India, Aug. 31 — Millions of people across Assam braced for the final publication of the National Register of Citizens (NRC) on Saturday, capping a decades-long movement against so-called foreigners but also stoking fears of loss of citizenship and long periods of detention.

The NRC, which was first undertaken in Assam in 1951 and was being updated since 2015, is aimed at detecting and deleting so-called illegal immigrants from citizenship rolls.

In earlier drafts of the provisional NRC, roughly 4.1 million were left out – many of them from Bengali-speaking Hindu and Muslim communities.

The government has moved to allay fears of deportation or any drastic axing of political rights with chief minister Sarbananda Sonowal stressing an appeals process for those left out of NRC.

Also Watch | National Register of Citizens: All there is to know about citizenship test</p><p>These appeals will be heard at one of the state’s many foreigners’ tribunals, quasi-judicial bodies set up to adjudicate whether somebody is an illegal migrant.

“The government of Assam will take care of the cause of the excluded people and due care will be taken so that nobody is subjected to any unnecessary harassment,” he said.

Ahead of the publication of the NRC at 10am on Saturday, the police have also sought to calm fraying nerves especially in rural areas, where many citizens complain that they have been left off the rolls despite having valid documentation.

Assam director general of police Kuladhar Saikia said 218 companies of central paramilitary forces have been deployed across the state. “The situation is under control and proper law and order plan and proper requirement plan has been put in place,” he said.

But many citizens said they were ready for a long battle to prove that they are Indian. “We are quite tense. We don’t know what will happen if we don’t make it,” said Nur Islam Ali, a resident of Baksa district.

What is happening today?

The final National Register of Citizenship (NRC) list will be disclosed on August 31. Those left off the NRC face losing their citizenship, being put indefinitely into camps, or deported

What is the NRC?

The NRC, which was first prepared in 1951 to enumerate citizens, their houses and holdings, sets out to identify foreign nationals. Assam, which has roughly 33 million people, is the only state where it is being updated. The process began following a Supreme Court order in 2013

March 24, 1971

Applicants had to produce documents proving they or their families lived in India before this date

What qualifies a person as a citizen?

To be named in the NRC, people had to submit a form with any of the 14 ‘List A’ documents to establish their family residence before the cut-off date and another ‘List B’, or link document, to establish their relationship with the ancestor they traced their lineage to 4.1 million left out in the latest draft published on June 26, 2019 3.7 million have filed claims for inclusion 200,000 objections filed against inclusions.

What happens to those excluded?

The government has reiterated that those excluded will not automatically be declared foreigners. Those excluded have 120 days to appeal to foreigners tribunals. If an appeal is rejected, a person can approach higher courts. If declared a foreigner by the tribunal, a person risks detention.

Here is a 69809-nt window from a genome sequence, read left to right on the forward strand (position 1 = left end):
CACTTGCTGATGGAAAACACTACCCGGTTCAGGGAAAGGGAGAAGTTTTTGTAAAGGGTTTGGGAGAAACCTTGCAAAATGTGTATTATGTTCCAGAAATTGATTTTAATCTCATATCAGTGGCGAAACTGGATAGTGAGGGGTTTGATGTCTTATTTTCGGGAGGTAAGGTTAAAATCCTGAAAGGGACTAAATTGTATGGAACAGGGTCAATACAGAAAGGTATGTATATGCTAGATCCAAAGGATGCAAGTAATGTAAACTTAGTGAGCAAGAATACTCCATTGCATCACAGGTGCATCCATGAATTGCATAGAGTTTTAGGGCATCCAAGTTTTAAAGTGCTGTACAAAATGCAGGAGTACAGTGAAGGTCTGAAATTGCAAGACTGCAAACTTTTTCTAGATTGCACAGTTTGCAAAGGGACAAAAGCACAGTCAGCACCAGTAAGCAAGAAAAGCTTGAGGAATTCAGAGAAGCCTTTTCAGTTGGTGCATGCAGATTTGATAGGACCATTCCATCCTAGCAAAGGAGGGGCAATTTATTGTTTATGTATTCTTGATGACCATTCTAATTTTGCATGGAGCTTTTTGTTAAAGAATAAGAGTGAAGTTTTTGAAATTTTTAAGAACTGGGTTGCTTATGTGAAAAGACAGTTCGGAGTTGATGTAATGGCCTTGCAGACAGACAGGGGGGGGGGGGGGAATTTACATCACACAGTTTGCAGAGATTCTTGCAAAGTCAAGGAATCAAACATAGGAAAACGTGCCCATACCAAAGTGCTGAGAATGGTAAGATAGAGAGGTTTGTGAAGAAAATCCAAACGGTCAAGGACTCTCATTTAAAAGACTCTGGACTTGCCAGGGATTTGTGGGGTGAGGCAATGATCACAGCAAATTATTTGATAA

117,164 persons declared foreigners by tribunals as of July.

1,145 in detention Can they be deported?

Only four declared foreigners have been repatriated. Most such proposals are pending because the declared foreigners dispute the ruling. There is also a question of whether origin nationalities of the people declared foreigners can be determined and if those nations will accept them.

HOW IT WAS DONE

Rs.12,000 crore spent by government on the process

55,000 government officials involved

64.4 million documents examined

A LONG INCLUSION DEBATE

1951: NRC is prepared for Assam based on data from India’s first census

Dec 30, 1955: Citizenship Act, 1955, which details how one can become Indian citizen, comes into force

1971: War breaks out in Bangladesh, leading to an influx of refugees, particularly in Assam

1979-1985: Six-year-long agitation against foreigners spearheaded by All Assam Students Union. In February 1983, over 2,000 people die in a riot in Nellie

Dec 12, 1983: Parliament passes Illegal Migrants (Detection by Tribunals) Act to stop flow of illegal immigrants to Assam

Aug 15, 1985: Assam Accord, which stipulates foreigners will be detected, deleted from electoral rolls and deported, is signed

2003: Citizenship (Registration of Citizens and Issue of National Identity Cards) Act comes into force. Both this and the Citizenship Act, 1955 are used to update the 1951 NRC

July 2005: SC strikes down Illegal Migrants Act, 1983. Foreigners would now be detected under the Foreigners Act, 1946 and Foreigners (Tribunals) Order, 1964

2013: SC calls for updation of NRC; process begins in 2015 and is monitored by SC</p><p>Dec 31, 2017: Draft NRC is published. Only 19 million of 32.9 million applicants are included

July 30, 2018: Complete draft of the NRC released. Names of 4 million applicants missing

June 26, 2019: Additional draft exclusions list released. Another 100,000 applicants excluded</p><p>August 31, 2019: Final NRC to be released

Source from HT media

Advertisements